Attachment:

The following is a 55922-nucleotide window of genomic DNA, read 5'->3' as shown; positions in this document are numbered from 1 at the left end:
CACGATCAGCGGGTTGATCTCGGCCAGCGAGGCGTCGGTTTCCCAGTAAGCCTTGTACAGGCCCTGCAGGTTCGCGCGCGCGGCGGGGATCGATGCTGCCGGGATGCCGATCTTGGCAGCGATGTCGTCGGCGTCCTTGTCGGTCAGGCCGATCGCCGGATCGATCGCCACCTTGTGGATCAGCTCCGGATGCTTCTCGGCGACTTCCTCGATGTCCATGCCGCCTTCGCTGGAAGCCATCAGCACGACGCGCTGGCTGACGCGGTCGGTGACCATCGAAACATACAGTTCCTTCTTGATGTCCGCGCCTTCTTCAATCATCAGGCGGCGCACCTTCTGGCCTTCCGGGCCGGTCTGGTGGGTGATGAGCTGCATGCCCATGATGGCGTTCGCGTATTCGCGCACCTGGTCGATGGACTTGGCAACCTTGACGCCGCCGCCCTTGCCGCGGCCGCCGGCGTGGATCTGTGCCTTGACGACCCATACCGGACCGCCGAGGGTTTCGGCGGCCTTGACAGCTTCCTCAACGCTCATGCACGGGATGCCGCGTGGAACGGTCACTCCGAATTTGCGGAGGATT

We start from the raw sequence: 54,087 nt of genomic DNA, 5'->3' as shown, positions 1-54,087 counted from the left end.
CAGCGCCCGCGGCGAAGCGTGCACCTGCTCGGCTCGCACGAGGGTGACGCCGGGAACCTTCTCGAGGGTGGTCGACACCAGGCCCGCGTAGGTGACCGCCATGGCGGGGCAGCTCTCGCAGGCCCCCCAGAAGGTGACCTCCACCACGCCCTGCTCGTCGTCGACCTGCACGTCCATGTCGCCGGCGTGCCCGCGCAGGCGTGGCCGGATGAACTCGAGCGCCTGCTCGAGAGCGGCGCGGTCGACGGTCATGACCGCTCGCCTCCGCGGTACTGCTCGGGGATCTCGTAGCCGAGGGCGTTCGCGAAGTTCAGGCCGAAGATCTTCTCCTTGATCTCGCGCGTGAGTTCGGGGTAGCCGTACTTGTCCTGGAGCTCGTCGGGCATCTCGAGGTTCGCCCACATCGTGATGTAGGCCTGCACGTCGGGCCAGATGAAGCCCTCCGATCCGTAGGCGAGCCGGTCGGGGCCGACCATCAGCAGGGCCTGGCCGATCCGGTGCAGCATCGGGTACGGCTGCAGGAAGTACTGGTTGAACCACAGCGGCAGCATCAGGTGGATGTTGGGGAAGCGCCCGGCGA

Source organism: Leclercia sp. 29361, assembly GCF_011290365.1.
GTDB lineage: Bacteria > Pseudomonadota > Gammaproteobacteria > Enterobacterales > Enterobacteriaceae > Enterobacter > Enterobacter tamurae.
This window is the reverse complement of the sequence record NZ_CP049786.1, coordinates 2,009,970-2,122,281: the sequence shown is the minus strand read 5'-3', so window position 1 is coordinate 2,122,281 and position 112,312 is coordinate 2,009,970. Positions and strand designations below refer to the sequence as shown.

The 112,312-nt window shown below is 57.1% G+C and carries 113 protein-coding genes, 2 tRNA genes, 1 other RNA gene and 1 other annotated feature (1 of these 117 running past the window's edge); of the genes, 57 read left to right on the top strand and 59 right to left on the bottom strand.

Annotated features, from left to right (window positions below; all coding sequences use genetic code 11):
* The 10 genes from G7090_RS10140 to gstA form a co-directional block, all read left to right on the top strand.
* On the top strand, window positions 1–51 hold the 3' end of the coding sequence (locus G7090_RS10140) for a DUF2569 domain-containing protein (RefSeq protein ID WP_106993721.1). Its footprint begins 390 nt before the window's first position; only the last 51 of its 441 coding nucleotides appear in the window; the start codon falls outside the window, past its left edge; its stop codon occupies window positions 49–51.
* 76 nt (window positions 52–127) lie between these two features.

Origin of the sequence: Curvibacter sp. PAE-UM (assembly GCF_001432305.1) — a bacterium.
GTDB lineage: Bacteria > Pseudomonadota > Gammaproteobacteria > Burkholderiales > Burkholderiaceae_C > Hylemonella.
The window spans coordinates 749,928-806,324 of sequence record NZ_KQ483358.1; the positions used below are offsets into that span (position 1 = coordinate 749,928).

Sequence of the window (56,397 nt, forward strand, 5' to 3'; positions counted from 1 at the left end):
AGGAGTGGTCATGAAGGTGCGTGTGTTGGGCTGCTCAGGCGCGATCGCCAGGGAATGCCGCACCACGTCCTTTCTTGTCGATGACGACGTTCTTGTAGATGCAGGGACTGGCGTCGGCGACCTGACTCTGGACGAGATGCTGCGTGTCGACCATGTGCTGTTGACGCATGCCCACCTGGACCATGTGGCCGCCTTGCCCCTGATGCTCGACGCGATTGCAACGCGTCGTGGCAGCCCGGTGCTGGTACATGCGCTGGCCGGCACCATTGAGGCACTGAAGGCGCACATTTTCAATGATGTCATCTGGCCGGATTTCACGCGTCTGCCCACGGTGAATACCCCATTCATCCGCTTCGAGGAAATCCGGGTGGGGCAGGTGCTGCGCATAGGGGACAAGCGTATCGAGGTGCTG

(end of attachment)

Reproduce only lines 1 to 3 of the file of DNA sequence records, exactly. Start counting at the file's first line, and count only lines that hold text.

The following is a 55922-nucleotide window of genomic DNA, read 5'->3' as shown; positions in this document are numbered from 1 at the left end:
CACGATCAGCGGGTTGATCTCGGCCAGCGAGGCGTCGGTTTCCCAGTAAGCCTTGTACAGGCCCTGCAGGTTCGCGCGCGCGGCGGGGATCGATGCTGCCGGGATGCCGATCTTGGCAGCGATGTCGTCGGCGTCCTTGTCGGTCAGGCCGATCGCCGGATCGATCGCCACCTTGTGGATCAGCTCCGGATGCTTCTCGGCGACTTCCTCGATGTCCATGCCGCCTTCGCTGGAAGCCATCAGCACGACGCGCTGGCTGACGCGGTCGGTGACCATCGAAACATACAGTTCCTTCTTGATGTCCGCGCCTTCTTCAATCATCAGGCGGCGCACCTTCTGGCCTTCCGGGCCGGTCTGGTGGGTGATGAGCTGCATGCCCATGATGGCGTTCGCGTATTCGCGCACCTGGTCGATGGACTTGGCAACCTTGACGCCGCCGCCCTTGCCGCGGCCGCCGGCGTGGATCTGTGCCTTGACGACCCATACCGGACCGCCGAGGGTTTCGGCGGCCTTGACAGCTTCCTCAACGCTCATGCACGGGATGCCGCGTGGAACGGTCACTCCGAATTTGCGGAGGATT

We start from the raw sequence: 54,087 nt of genomic DNA, 5'->3' as shown, positions 1-54,087 counted from the left end.